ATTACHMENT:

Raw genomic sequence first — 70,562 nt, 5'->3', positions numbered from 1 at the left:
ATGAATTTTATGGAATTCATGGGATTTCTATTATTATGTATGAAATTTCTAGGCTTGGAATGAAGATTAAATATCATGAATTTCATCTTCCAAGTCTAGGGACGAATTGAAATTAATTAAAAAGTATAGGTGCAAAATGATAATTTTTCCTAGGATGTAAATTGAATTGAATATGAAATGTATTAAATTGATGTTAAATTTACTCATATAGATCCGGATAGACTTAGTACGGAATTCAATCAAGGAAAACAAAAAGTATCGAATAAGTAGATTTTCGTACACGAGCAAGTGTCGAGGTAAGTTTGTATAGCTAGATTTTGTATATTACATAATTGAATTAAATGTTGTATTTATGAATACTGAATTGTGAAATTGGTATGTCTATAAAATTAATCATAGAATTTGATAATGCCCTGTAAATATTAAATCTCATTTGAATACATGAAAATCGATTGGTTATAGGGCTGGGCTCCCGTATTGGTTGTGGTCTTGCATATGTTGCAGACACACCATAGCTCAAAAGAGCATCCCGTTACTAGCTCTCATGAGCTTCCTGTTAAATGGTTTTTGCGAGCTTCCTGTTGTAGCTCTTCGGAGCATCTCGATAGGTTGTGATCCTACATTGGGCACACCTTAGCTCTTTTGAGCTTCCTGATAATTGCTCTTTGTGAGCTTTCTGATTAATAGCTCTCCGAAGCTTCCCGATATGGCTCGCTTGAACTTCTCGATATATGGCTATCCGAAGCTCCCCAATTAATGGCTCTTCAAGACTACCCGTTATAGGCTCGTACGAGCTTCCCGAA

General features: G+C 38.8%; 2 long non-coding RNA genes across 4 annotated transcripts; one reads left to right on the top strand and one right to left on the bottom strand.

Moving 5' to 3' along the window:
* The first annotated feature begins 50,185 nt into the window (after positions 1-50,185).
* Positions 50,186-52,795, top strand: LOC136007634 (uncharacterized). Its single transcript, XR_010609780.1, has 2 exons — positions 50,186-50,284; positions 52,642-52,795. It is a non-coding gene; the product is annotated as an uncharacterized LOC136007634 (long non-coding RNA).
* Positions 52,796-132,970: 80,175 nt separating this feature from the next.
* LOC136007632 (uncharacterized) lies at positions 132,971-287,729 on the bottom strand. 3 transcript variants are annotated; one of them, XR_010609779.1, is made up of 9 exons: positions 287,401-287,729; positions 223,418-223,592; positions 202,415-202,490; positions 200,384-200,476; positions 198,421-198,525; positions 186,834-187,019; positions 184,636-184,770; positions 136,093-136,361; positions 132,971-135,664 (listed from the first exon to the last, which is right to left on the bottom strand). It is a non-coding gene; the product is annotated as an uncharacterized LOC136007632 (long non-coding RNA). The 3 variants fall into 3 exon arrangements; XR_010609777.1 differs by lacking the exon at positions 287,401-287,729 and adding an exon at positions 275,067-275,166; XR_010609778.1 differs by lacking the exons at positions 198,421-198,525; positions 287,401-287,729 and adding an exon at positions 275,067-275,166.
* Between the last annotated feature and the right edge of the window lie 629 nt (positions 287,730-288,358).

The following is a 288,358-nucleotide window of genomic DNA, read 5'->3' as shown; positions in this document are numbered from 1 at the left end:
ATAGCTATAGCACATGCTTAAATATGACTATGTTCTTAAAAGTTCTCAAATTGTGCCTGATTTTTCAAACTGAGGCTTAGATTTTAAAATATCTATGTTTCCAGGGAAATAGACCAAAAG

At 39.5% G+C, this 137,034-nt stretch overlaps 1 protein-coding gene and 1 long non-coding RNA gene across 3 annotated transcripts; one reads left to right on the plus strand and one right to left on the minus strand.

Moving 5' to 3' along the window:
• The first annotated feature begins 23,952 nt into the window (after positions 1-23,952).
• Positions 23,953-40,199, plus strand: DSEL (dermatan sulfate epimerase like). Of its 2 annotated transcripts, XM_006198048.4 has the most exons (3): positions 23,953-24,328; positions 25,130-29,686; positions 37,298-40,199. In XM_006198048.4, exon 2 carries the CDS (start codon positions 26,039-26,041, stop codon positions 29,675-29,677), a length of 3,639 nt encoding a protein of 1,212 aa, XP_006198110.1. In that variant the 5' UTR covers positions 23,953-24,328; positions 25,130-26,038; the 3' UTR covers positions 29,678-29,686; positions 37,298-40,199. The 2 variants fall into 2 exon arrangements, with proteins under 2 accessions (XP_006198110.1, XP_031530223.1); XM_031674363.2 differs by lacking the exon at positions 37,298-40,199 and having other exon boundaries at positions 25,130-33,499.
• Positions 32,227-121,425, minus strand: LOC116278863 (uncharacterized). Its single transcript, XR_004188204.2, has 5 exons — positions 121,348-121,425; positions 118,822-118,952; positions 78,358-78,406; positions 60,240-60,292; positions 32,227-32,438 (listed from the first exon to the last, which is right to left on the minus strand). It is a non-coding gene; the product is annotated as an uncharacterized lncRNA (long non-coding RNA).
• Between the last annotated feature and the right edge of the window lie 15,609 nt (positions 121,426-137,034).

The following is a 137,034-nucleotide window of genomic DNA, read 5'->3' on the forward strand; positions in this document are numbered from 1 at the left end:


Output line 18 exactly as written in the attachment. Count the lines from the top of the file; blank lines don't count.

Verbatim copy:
The following is a 137,034-nucleotide window of genomic DNA, read 5'->3' on the forward strand; positions in this document are numbered from 1 at the left end: